- The Washington Times - Wednesday, February 5, 2020

A Christian summer camp is appealing a federal court’s ruling to dismiss its religious discrimination lawsuit against Boston for refusing to fly its flag, which bears a cross, with banners from more than 280 other organizations on Constitution Day 2017.

Attorneys for Constitution Camp filed paperwork Wednesday with the U.S. District Court for the District of Massachusetts announcing their intention to appeal Judge Denise J. Casper’s ruling on Tuesday that said Boston City Hall has a history of flying third-party standards — ranging from Ethiopia to Gay Pride flags — but never religious flags.

Mat Staver with Liberty Council, which is representing the camp, called Boston city officials guilty of censorship.

“There is a crucial difference between government endorsement of religion and private speech, which government is bound to respect,” Mr. Staver said Wednesday in a written statement. “Censoring religious viewpoint in a public forum where secular viewpoints are permitted is unconstitutional.”

Constitution Camp co-founder Harold Shurtleff and his organization sought a permit to fly a Christian flag bearing a red cross atop one of three flagpoles at Boston City Hall in July 2017. The camp describes itself on its website as a New Hampshire-based retreat for families seeking to learn about America’s “Judeo-Christian moral heritage.”



Over the previous decade, hundreds of other flags had flown temporarily in place of the city’s standard, including those for LGBTQ pride groups and a Bunker Hill historical group.

A city official rejected the request two months later, citing the flag’s explicit Christian symbology.

In her Tuesday ruling, Judge Casper — an Obama appointee — concluded that “a flag waving on the City Hall flagpole would be attributed to the City as the speaker” and violate the U.S. Constitution’s ban on state-sponsored religion.

Boston officials did not respond to requests for comment.

Attorneys for Liberty Council, which has long litigated for conservative Christians, say the flag pole is a public forum open to groups with any ties, secular or religious.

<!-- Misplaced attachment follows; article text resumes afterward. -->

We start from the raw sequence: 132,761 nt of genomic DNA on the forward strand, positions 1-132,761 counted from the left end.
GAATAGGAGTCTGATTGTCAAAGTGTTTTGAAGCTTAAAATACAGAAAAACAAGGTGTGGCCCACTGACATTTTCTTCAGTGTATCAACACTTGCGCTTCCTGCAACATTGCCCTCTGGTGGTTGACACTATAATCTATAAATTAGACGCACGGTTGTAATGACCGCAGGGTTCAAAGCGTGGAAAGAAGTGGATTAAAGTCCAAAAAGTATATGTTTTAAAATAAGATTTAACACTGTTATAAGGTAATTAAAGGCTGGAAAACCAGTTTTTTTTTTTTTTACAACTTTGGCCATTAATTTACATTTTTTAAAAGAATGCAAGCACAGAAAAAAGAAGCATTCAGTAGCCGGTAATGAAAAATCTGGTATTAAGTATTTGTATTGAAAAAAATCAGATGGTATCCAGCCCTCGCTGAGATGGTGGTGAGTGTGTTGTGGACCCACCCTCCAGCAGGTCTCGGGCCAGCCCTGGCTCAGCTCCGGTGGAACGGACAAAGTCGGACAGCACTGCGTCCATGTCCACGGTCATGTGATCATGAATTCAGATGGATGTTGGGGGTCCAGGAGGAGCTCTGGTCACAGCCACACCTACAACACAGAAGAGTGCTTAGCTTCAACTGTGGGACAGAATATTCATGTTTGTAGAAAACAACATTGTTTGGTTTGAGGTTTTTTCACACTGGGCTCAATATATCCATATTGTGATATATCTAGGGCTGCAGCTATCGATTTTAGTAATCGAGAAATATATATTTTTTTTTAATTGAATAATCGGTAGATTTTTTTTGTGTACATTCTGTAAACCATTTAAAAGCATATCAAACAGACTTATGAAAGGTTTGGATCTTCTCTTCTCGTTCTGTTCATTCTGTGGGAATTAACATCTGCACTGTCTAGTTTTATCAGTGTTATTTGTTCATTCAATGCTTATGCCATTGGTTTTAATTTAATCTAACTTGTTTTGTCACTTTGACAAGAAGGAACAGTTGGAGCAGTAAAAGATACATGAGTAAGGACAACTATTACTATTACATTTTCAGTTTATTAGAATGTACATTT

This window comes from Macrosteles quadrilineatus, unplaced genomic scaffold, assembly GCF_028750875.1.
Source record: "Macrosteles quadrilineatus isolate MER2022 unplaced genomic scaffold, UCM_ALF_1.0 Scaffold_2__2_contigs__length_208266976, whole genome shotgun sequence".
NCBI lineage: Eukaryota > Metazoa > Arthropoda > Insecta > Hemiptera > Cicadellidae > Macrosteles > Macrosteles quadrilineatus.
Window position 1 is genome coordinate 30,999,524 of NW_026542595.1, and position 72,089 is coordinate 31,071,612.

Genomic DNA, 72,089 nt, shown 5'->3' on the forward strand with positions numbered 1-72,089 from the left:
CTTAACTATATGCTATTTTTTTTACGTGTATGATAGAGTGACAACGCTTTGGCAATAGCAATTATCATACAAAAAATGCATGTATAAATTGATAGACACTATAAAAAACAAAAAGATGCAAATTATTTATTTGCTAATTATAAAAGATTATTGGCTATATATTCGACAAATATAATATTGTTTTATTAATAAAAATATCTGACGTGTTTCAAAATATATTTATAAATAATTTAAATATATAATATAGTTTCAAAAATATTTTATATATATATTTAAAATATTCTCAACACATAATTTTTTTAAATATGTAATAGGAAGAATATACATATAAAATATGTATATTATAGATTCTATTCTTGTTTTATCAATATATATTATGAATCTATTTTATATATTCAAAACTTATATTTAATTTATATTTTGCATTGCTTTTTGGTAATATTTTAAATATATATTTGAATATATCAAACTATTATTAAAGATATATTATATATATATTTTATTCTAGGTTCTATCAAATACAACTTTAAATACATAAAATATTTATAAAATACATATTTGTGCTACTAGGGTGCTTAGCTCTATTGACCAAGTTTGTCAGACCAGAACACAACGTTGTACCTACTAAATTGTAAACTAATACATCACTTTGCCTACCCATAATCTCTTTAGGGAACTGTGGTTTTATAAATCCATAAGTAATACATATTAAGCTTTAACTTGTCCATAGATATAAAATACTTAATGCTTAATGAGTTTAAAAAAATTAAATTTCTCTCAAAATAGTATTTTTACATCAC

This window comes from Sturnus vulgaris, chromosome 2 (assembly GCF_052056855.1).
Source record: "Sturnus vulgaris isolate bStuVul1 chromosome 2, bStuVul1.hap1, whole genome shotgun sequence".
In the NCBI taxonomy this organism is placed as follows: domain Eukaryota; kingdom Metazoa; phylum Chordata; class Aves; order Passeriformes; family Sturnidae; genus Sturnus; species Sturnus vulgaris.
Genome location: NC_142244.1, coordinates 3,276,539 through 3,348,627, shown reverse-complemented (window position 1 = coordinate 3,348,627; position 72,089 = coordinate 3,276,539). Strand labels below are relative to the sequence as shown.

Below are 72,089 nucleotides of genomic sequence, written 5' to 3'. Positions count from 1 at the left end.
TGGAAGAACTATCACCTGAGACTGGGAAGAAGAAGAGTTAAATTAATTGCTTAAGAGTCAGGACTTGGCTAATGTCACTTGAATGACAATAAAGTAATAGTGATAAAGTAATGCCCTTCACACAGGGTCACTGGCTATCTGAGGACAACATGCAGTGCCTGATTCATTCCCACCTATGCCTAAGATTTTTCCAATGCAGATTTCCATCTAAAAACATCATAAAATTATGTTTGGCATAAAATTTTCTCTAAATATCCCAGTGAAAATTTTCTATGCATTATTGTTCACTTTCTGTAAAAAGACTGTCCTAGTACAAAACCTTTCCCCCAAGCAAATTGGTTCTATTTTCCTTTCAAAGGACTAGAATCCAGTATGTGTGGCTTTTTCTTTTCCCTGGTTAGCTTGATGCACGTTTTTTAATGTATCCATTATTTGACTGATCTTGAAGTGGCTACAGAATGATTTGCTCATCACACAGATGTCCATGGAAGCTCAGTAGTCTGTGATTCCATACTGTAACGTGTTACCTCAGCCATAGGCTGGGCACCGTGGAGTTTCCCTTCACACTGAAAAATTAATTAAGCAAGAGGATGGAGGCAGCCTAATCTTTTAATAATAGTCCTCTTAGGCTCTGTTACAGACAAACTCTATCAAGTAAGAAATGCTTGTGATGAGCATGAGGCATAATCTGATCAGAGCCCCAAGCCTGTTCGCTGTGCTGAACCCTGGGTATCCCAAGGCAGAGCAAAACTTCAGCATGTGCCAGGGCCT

“[Any unwritten rule barring religious flags] grants unbridled discretion to government officials to determine what is ‘non-secular’ and therefore to impermissibly bar expressive displays on the basis of content, viewpoint, or other unconstitutional grounds,” the attorneys said in the initial lawsuit in 2018.

The U.S. Supreme Court ruled last year that religious symbolism on public property is permissible in its decision for American Legion v American Humanist Association, which involved a Christian cross honoring World War I veterans.

In her ruling, Judge Casper referred to that decision, but only to suggest that religious imagery is permissible when on a nation’s flag, such as stars representing the piercings in the crucifixion of Jesus Christ on the flag of Portugal.

Boston’s property management department wrote a set of rules about flag flying after the initial denial was sent to Constitution Camp. It says that a substitute flag has in place of the city’s only 15% of the time over the past 12 years.

The other banners that regularly fly over City Hall are the U.S. flag, the state flag and the POW/MIA flag.

The Christian flag is an ecumenical standard adopted in the 20th century. Mr. Shurtleff had applied to fly the flag in Boston on Constitution Day while he distributed copies of the U.S. Constitution.

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